Charlottetown, July 20, 2017 – Provincial and territorial ministers of education were in Charlottetown this week for the 106th meeting of the Council of Ministers of Education, Canada (CMEC).
50th anniversary of CMEC
This year marks the 50th anniversary of CMEC. Since 1967, CMEC has been an integral part of the education landscape in Canada. It brings together ministers of education from all provinces and territories and plays a vital role in the country’s education systems.
“Our council makes an important contribution to provincial and territorial education systems. It’s our meeting place for strategic discussions, our international ambassador, and our workshop for pan-Canadian action,” said the Honourable Doug Currie, current Chair of CMEC and Minister of Education, Early Learning and Culture for Prince Edward Island. “Our partnership in CMEC enables us to move our education systems forward through leadership and collaboration.”
While in Charlottetown, ministers reviewed a new multi-year strategic plan for CMEC and agreed to its launch in fall 2017. The plan will ensure that CMEC continues to focus on priority areas identified by ministers in which dialogue and collective action will bring the greatest benefit to provincial and territorial education systems.
A student’s ability to move successfully from secondary school to postsecondary education and into the labour force is an important measure of how well our education systems are meeting the needs of learners.
To complement the work being done on transitions in each province and territory, ministers released the CMEC Reference Framework for Successful Student Transitions. The framework, which includes shared perspectives on transitions, a benchmarking tool, and an action-plan template, is intended to provide guidance based on good practices identified through pan-Canadian and international scans.
Each province and territory will be able to use the elements of the framework that best suit its specific objectives and context.
“Prince Edward Island and other provinces and territories have long championed the importance of effective transition mechanisms,” said Minister Currie. “Our new framework will be a useful tool for ensuring that a student’s journey through school, and from school to work, is a successful one.”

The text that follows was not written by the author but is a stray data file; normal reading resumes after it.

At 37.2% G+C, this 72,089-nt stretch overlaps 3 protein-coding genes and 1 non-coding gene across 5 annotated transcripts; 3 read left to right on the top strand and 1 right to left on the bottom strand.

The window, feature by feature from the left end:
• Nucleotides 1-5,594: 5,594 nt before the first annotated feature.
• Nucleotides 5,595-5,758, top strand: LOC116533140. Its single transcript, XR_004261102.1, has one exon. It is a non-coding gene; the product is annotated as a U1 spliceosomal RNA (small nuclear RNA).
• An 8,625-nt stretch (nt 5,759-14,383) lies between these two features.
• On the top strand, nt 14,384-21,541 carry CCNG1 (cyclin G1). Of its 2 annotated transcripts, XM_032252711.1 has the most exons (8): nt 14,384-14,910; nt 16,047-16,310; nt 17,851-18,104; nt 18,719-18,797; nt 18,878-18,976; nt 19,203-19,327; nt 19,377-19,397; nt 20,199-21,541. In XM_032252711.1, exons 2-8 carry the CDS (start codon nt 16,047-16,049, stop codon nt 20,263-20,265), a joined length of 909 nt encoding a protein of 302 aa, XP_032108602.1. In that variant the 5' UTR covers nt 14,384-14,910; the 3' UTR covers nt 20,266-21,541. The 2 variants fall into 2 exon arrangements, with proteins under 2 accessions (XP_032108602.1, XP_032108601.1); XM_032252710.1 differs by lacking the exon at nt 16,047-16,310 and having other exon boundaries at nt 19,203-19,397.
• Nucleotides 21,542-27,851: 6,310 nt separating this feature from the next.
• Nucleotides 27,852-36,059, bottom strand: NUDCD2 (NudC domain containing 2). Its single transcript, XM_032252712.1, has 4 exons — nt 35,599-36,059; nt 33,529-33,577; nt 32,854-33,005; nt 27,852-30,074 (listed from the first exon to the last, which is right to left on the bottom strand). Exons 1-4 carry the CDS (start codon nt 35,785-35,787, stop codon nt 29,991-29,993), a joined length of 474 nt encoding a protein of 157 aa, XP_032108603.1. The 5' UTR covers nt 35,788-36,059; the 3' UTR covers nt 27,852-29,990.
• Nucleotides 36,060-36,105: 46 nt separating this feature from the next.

Ministers discussed the CMEC Indigenous Education Plan (IEP) for 2016–19 and shared information about initiatives being undertaken in their respective jurisdictions to address the Truth and Reconciliation Commission of Canada’s Call to Action 63 and to respond to the objectives and principles of the United Nations Declaration on the Rights of Indigenous Peoples (UNDRIP).
Ministers received an update on the implementation of the IEP and reviewed possible themes for one of its key events—a symposium on the indigenization of teacher-education programs, to be held in 2018.
Technology in elementary-secondary education
Ensuring that students are equipped for the digital world means more than access to the latest high-tech devices. Increasingly, school systems are being called upon to find ways to integrate technology more effectively to support 21st-century pedagogies and help students develop the skills they need to succeed in tomorrow’s world.
In this first pan-Canadian ministerial discussion of technology and innovation in our education systems, ministers looked at the current state of digital skills among students, drawing from pan-Canadian and international data.
They also engaged with a stakeholder panel led by the C21 CEO Academy, a pan-Canadian network of school-system superintendents, and considered next steps in CMEC’s work on technology in education.
It was agreed that a CMEC working group would be established to consider learning opportunities needed to ensure Canadian students are able to fully participate in social and economic life as global citizens.
Math skills and strategies in elementary-secondary education
In keeping with their commitment to strong foundational skills for all students, ministers held a round-table discussion on student performance in mathematics and discussed measures that have been taken in their respective jurisdictions to foster improved math performance.
Their discussion was framed by a presentation on math and numeracy performance in Canada that drew on results from both pan-Canadian and international student assessments.
CMEC’s six global competencies—critical thinking and problem solving; innovation, creativity, and entrepreneurship; learning to learn/self-awareness and self-direction; collaboration; communication; and global citizenship and sustainability—were first presented in July 2016 and are part of a pan-Canadian effort to prepare students for the rapidly changing social, economic, and technological landscapes of the 21st century.